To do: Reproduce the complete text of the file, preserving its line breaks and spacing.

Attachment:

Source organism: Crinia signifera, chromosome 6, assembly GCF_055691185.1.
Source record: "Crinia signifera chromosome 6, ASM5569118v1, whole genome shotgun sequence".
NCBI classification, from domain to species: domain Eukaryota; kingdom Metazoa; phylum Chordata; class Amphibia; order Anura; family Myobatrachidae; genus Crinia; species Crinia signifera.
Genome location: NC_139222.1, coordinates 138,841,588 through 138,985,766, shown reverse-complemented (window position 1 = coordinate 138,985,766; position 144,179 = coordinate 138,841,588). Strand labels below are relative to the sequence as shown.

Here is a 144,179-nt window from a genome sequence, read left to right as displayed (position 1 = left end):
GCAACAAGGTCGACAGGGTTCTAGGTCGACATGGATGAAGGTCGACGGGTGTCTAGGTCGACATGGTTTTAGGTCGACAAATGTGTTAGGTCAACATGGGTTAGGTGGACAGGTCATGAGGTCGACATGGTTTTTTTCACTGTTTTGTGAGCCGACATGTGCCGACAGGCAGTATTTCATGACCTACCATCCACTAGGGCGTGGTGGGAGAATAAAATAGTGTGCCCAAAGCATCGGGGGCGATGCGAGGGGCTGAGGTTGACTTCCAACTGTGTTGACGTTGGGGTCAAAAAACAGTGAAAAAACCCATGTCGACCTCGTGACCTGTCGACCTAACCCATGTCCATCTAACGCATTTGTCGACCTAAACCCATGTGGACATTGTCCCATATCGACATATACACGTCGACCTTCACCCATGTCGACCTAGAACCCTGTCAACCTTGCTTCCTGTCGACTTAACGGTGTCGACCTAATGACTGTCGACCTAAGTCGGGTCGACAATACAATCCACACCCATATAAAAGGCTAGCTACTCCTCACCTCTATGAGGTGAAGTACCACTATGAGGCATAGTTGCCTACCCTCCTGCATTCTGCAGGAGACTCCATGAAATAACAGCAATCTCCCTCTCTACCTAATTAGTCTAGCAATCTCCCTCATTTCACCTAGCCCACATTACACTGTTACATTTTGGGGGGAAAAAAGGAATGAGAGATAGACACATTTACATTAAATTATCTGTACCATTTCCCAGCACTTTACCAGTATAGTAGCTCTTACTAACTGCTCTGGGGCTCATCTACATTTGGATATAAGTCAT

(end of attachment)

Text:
Source organism: Crinia signifera, chromosome 6, assembly GCF_055691185.1.
Source record: "Crinia signifera chromosome 6, ASM5569118v1, whole genome shotgun sequence".
NCBI classification, from domain to species: domain Eukaryota; kingdom Metazoa; phylum Chordata; class Amphibia; order Anura; family Myobatrachidae; genus Crinia; species Crinia signifera.
Genome location: NC_139222.1, coordinates 138,841,588 through 138,985,766, shown reverse-complemented (window position 1 = coordinate 138,985,766; position 144,179 = coordinate 138,841,588). Strand labels below are relative to the sequence as shown.

Here is a 144,179-nt window from a genome sequence, read left to right as displayed (position 1 = left end):
GCAACAAGGTCGACAGGGTTCTAGGTCGACATGGATGAAGGTCGACGGGTGTCTAGGTCGACATGGTTTTAGGTCGACAAATGTGTTAGGTCAACATGGGTTAGGTGGACAGGTCATGAGGTCGACATGGTTTTTTTCACTGTTTTGTGAGCCGACATGTGCCGACAGGCAGTATTTCATGACCTACCATCCACTAGGGCGTGGTGGGAGAATAAAATAGTGTGCCCAAAGCATCGGGGGCGATGCGAGGGGCTGAGGTTGACTTCCAACTGTGTTGACGTTGGGGTCAAAAAACAGTGAAAAAACCCATGTCGACCTCGTGACCTGTCGACCTAACCCATGTCCATCTAACGCATTTGTCGACCTAAACCCATGTGGACATTGTCCCATATCGACATATACACGTCGACCTTCACCCATGTCGACCTAGAACCCTGTCAACCTTGCTTCCTGTCGACTTAACGGTGTCGACCTAATGACTGTCGACCTAAGTCGGGTCGACAATACAATCCACACCCATATAAAAGGCTAGCTACTCCTCACCTCTATGAGGTGAAGTACCACTATGAGGCATAGTTGCCTACCCTCCTGCATTCTGCAGGAGACTCCATGAAATAACAGCAATCTCCCTCTCTACCTAATTAGTCTAGCAATCTCCCTCATTTCACCTAGCCCACATTACACTGTTACATTTTGGGGGGAAAAAAGGAATGAGAGATAGACACATTTACATTAAATTATCTGTACCATTTCCCAGCACTTTACCAGTATAGTAGCTCTTACTAACTGCTCTGGGGCTCATCTACATTTGGATATAAGTCAT